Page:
P.P.P.S. If your credit score is 800 or above, rejoice you chosen few! You are extraordinarily wise when it comes to monetary matters and your attitudes toward credit will serve you excellently well into the future. However, there is no difference in the mortgage interest rate for someone with a score of 820 versus a score of 780 or even 760. Even having a perfect score of 850, which I think is impossible unless you have over 100 mortgages, car notes and credit accounts with a perfect fifty year history of never being late, will not help you get a better interest rate than someone who has an excellent score fifty points lower. Basically, if you feel comfortable at 760, but your score is 800, you have forty points to play with. Keep reading!


  • Generally, one application for a new credit card will cost between 2-5 points on your credit score. However, over time, this “penalty” for opening a new card goes down, and after one year, stops affecting your credit score. After two years, the inquiry, or “hit”, drops away completely. This is true whether you cancel or keep the card. The length of your credit history is only 15% of your credit score per the FICO website (I am somewhat writing this for a person with a two to three year credit history, but if you have a decade or longer of credit, than this hit will matter even less). I am posting the graph from MyFICO, below.
Types of credit refers to if you have only credit cards or a student loan, or whether you have credit cards, store charge cards (like Macy’s), a car note, a mortgage, student loans – basically multiple types of credit. More types is better, but I only have credit cards on my credit report and it doesn’t seem to be hurting me at all.
New credit is just that – a measure of how many new accounts you have opened and inquiries on your credit report. I wait 90-91 days between applying for cards. This time period has been gleaned from multiple credit card blogs and forums that I frequent and it has served me well. Three months seems to be the point at which banks stop caring about recent inquiries.
Most importantly, the two biggest factors are represented by payment history and amounts owed – combining for over 65% of your score, while everything else is either 10 or 15%.
Payment history is another way of asking the question of “Do you pay on time, and if not, how long do you take to repay?” It is absolutely essential to pay on time – a late score, whether 30, 60 or 90 days, or even longer – will stay on your score for up to 7 years, which is a giant red flag for other banks. However, it’s crucial to note that if you are mistakenly late once, you can often call up the bank and plead ignorance/forgiveness. If you have a history of on-time payments, they will most likely forgive the late payment and will not report it to the credit bureau. This happened to me once when I was younger and dumber. Feel free to also escalate the matter if you don’t think you are getting the response you want. (It is very important to not only pay on-time, but in full every single month. The interest rates on some cards can approach 25-30%, which completely destroys the miles / points earned by spend. For example, paying $300 interest each month for three months means that “free” ticket you booked on points really costs $900. You want to avoid that.)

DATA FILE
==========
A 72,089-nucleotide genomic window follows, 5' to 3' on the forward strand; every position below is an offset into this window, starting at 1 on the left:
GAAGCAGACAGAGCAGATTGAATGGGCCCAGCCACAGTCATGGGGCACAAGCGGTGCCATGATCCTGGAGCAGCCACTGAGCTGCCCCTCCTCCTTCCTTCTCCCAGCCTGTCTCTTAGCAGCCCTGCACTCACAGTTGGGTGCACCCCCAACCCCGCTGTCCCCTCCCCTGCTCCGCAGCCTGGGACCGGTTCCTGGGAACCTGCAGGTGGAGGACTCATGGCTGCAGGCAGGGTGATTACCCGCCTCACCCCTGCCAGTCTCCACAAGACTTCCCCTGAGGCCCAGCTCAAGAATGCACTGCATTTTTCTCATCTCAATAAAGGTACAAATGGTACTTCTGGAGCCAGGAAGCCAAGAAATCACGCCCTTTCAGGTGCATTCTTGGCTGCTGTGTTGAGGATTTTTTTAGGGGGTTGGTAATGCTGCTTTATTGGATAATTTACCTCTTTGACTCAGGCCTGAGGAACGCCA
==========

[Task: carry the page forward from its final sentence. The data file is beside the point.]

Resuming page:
The purple portion of the graph, or amounts owed, represents how much of your total credit you are using, or “credit utilization.” This part of your score can be drastically changed for the better by applying for more cards, which gives you more credit. For example, pretend you have one card with a $1000 limit and you want to buy a new refrigerator because the old one conked out. However, the fridge costs $800. Obviously, you can buy put it on your one credit card because 800 < 1000. However, to the bank whose credit card you are using, it looks like you are using 80% of your credit limit, which is a big red flag. They assume that you are “maxing out” your available credit and your credit score will dip (scroll down to “Amounts Owed Tips”) because of it. (Please ignore the last bit of advice in the “Amounts Owed Tips” portion. If that was true, I wouldn’t be writing this blog and would have only one or two credit cards.)
Now, pretend that you have two or even three credit cards, each with limits of $1000. The fridge still costs the same – $800. However, your credit limit is now $3000, which means your use of available credit is around 27%, which is near the optimum limit of 1/3 of your available credit. For proof, here is a screencap from Motley Fool, an investment site.
Additionally, from Mint.com, I found the below blurb: